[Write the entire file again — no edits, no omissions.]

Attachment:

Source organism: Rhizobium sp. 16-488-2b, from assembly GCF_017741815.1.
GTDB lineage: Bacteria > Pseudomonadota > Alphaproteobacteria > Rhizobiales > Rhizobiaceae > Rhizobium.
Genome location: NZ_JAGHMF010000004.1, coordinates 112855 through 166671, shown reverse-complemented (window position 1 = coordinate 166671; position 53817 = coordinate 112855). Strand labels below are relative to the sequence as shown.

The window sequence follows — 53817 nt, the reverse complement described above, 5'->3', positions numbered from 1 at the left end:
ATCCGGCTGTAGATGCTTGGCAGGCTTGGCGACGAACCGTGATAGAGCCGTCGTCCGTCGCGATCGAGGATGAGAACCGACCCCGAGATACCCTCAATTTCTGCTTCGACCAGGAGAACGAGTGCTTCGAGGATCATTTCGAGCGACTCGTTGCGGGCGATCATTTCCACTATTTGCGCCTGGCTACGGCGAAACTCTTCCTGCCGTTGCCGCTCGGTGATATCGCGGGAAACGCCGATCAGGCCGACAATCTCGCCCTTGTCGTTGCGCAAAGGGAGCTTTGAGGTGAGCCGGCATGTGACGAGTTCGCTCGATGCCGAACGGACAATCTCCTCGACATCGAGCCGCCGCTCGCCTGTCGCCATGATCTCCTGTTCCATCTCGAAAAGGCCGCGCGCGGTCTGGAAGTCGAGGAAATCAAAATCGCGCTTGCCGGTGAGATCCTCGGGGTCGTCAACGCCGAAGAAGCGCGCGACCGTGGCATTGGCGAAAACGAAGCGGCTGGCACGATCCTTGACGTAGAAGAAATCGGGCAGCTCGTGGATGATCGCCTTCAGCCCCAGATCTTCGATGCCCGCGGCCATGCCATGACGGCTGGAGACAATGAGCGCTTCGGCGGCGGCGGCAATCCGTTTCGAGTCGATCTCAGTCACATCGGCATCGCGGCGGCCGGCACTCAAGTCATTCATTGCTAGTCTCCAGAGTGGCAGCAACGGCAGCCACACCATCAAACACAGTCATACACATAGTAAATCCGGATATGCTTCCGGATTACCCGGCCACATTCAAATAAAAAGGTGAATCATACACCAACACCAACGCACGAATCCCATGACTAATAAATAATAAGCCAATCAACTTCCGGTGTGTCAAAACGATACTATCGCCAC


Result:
Source organism: Rhizobium sp. 16-488-2b, from assembly GCF_017741815.1.
GTDB lineage: Bacteria > Pseudomonadota > Alphaproteobacteria > Rhizobiales > Rhizobiaceae > Rhizobium.
Genome location: NZ_JAGHMF010000004.1, coordinates 112855 through 166671, shown reverse-complemented (window position 1 = coordinate 166671; position 53817 = coordinate 112855). Strand labels below are relative to the sequence as shown.

The window sequence follows — 53817 nt, the reverse complement described above, 5'->3', positions numbered from 1 at the left end:
ATCCGGCTGTAGATGCTTGGCAGGCTTGGCGACGAACCGTGATAGAGCCGTCGTCCGTCGCGATCGAGGATGAGAACCGACCCCGAGATACCCTCAATTTCTGCTTCGACCAGGAGAACGAGTGCTTCGAGGATCATTTCGAGCGACTCGTTGCGGGCGATCATTTCCACTATTTGCGCCTGGCTACGGCGAAACTCTTCCTGCCGTTGCCGCTCGGTGATATCGCGGGAAACGCCGATCAGGCCGACAATCTCGCCCTTGTCGTTGCGCAAAGGGAGCTTTGAGGTGAGCCGGCATGTGACGAGTTCGCTCGATGCCGAACGGACAATCTCCTCGACATCGAGCCGCCGCTCGCCTGTCGCCATGATCTCCTGTTCCATCTCGAAAAGGCCGCGCGCGGTCTGGAAGTCGAGGAAATCAAAATCGCGCTTGCCGGTGAGATCCTCGGGGTCGTCAACGCCGAAGAAGCGCGCGACCGTGGCATTGGCGAAAACGAAGCGGCTGGCACGATCCTTGACGTAGAAGAAATCGGGCAGCTCGTGGATGATCGCCTTCAGCCCCAGATCTTCGATGCCCGCGGCCATGCCATGACGGCTGGAGACAATGAGCGCTTCGGCGGCGGCGGCAATCCGTTTCGAGTCGATCTCAGTCACATCGGCATCGCGGCGGCCGGCACTCAAGTCATTCATTGCTAGTCTCCAGAGTGGCAGCAACGGCAGCCACACCATCAAACACAGTCATACACATAGTAAATCCGGATATGCTTCCGGATTACCCGGCCACATTCAAATAAAAAGGTGAATCATACACCAACACCAACGCACGAATCCCATGACTAATAAATAATAAGCCAATCAACTTCCGGTGTGTCAAAACGATACTATCGCCAC